Columbia biz buzz attracts a crowd

Monday’s meeting of  the Columbia City Council was all business as residents and business owners packed the City Hall council chambers to learn more about plans to implement a business district in the northern part of town.

A public hearing on the proposed district lasted over an hour and covered a variety of topics from eminent domain to environmental concerns.

The hearing began with John Brancaglione of PGAV Planners, the company which prepared and presented a report of the particulars of the proposed plan during a December meeting.

On Monday, Brancaglione gave a general overview of what a business district entails.

“A business district is really intended to support both the need for infrastructure on the part of the municipality or any supporting entity… that is the result of development, and at the same time to assist a developer with the resources to cover extraordinary costs, including the cost of infrastructure,” Brancaglione began.

“One of the things that has been slowing development now, even beginning pre-COVID is the cost of construction,” he continued, explaining that developers are often responsible for contributing extra money to bring in needed infrastructure such as turn lanes or sewer lines.

As previously reported, Brancaglione pointed out many setbacks to development in Columbia’s proposed business district area, particularly along Palmer Road and its interchange along Route 3.

The business district would run along Route 3 north from Sand Bank Road to I-255 near the Monroe County line. The area also includes areas along Old Route 3 and Palmer Road. 

To help ease the cost of development for both a municipality and investors, Brancaglione said additional taxes collected from a business district – which may only be used within district boundaries – have been used as a way to remove obstacles to development.

He also stressed that a business district is different from a tax increment finance district in that it only collects additional taxes from the district itself without affecting tax rates or other revenue streams from the municipality as a whole. 

Brancaglione added “a business district does not obligate the city to make any advance commitment to build something, whether it’s of its own nature as a public improvement or committing any revenues to a developer to execute their project, except and unless, where a development is concerned, there’s a written agreement that’s approved by ordinance,” but even then the money amounts “are not pre-dedicated. There is no advance financing on the city’s part. That revenue is only used to the extent that the project generates the revenue.” 

He then gave examples of how business districts have been used successfully in other nearby cities such as O’Fallon, Shiloh and Collinsville.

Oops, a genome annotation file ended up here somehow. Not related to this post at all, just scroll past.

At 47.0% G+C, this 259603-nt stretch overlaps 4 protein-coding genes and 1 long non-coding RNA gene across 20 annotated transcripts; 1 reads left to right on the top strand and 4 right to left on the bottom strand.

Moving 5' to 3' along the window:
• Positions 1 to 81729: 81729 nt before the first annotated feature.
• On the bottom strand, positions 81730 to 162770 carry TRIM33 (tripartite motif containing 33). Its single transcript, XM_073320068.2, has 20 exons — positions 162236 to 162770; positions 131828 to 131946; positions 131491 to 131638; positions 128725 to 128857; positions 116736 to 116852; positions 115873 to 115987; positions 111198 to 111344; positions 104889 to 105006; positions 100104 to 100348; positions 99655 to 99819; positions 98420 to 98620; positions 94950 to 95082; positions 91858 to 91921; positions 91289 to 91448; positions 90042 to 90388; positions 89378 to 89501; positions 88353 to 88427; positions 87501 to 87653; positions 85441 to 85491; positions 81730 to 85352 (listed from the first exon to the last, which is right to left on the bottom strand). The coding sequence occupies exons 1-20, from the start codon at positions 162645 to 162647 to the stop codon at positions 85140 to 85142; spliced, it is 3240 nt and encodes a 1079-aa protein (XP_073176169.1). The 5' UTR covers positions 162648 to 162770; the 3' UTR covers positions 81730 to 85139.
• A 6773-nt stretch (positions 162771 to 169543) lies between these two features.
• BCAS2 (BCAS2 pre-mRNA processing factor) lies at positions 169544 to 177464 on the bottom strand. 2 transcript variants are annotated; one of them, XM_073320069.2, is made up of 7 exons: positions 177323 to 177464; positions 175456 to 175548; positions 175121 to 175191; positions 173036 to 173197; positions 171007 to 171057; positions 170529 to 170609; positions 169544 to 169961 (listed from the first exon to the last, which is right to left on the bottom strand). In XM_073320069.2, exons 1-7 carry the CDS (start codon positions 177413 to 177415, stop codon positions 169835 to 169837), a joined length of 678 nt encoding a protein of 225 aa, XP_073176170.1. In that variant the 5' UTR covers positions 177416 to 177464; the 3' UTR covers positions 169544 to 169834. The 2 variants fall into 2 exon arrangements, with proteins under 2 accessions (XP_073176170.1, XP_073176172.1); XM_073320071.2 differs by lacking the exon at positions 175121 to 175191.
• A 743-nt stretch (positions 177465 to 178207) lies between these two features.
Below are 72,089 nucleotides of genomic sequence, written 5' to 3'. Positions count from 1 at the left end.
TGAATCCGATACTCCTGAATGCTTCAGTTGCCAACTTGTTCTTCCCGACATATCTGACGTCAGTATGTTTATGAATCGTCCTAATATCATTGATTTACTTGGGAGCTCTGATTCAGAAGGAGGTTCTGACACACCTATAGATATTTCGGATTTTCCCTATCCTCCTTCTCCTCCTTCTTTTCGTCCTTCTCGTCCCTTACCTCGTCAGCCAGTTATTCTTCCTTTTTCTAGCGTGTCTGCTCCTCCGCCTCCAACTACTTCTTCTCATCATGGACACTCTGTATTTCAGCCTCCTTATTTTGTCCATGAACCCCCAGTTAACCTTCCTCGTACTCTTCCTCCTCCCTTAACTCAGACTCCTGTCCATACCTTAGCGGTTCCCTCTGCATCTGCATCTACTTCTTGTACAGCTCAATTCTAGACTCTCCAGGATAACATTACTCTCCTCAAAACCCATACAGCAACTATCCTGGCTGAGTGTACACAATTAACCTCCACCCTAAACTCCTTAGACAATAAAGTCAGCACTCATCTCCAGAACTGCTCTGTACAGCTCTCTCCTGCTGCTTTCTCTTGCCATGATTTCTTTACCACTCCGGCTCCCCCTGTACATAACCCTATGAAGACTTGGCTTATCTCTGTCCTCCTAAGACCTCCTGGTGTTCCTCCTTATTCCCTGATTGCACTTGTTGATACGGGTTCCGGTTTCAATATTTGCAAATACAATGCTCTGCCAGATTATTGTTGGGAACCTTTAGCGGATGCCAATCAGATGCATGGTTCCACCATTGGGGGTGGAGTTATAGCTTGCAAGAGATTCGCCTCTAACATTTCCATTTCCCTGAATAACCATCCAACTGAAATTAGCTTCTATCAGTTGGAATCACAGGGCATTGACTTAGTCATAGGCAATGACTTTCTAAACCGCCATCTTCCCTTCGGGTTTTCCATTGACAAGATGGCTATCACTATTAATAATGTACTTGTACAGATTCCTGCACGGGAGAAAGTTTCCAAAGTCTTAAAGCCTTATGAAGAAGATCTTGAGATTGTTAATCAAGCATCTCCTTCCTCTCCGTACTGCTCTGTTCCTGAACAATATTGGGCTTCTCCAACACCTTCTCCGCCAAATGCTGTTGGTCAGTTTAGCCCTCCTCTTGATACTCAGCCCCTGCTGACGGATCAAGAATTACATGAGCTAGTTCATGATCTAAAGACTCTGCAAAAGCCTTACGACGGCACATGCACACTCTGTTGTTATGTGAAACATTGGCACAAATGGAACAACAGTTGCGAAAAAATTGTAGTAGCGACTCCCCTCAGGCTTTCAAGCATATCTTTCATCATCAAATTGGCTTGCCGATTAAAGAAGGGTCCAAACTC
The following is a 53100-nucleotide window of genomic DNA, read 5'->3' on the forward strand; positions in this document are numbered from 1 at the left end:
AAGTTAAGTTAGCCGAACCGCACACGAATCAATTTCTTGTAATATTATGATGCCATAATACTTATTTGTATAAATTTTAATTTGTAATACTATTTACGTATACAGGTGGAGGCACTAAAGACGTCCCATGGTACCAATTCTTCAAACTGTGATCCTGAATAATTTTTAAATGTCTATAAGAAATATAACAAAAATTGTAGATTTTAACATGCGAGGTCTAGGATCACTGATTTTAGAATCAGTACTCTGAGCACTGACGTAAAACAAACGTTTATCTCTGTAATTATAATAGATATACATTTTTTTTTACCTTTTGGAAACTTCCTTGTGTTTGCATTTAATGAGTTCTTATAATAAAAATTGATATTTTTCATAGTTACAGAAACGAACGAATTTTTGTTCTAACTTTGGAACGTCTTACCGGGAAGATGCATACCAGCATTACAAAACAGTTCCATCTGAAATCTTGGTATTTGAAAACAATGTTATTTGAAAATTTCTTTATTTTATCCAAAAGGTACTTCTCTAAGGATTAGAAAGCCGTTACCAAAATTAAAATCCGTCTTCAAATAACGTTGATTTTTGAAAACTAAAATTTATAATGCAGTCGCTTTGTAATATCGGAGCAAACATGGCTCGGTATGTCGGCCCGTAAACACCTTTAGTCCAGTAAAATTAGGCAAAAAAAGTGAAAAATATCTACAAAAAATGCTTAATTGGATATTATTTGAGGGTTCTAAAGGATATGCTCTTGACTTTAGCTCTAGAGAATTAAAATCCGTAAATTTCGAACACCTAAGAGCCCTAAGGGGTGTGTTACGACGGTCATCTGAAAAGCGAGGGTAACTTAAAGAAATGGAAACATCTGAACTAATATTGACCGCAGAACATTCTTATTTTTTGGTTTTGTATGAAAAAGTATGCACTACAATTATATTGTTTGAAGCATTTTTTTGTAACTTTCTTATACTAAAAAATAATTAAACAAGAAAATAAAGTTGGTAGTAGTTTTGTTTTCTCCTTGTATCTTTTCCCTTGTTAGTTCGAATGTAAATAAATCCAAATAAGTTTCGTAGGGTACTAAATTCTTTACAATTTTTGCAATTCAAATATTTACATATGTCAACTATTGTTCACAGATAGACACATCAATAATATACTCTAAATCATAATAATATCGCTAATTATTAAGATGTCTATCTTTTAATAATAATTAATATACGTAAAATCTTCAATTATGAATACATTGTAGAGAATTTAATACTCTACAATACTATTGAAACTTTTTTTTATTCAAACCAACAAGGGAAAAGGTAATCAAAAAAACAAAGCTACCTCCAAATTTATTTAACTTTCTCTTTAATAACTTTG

Once Brancaglione had finished, members of the public in attendance posed questions and shared concerns with the council.

The first to speak was Melissa Gregoire, who resides near Bridgeview Drive on a parcel which would be included in the business district if approved.

An emotional Gregoire was concerned she and her family would be forced to move if the plan were adopted. She pointed to the project proposal included in the agenda packet which included language from state statutes which would allow eminent domain to be used in a business district. 

Her concern was assuaged somewhat when she was assured eminent domain would not be enacted and that the business district did not represent a change in the city’s existing land use policy.

Ward II Alderman Lauren Nobbe said the city’s “intention is not to chase residents away. You guys are what makes our community.”

City attorney Terry Bruckert explained the state allows use of eminent domain, but the city will not exercise that power.

Columbia Mayor Bob Hill added that as part of the process of creating the business district process, the city can prohibit use of eminent domain as part of the ordinances as they are passed.

“There’s going to be things in place to prevent those things (such as eminent domain),” Hill said.

Andrew Allen, also of Bridgeview Drive, asked the purpose of including residential parcels if they are not being considered for development.

In addition to needing to create a “contiguous” district, Brancaglione said residential properties “adjacent to principle roadways” were included in the event they became “commercially desirable.”

He continued by saying it would benefit property owners by increasing the property value while leaving a decision to sell in the hands of the owners.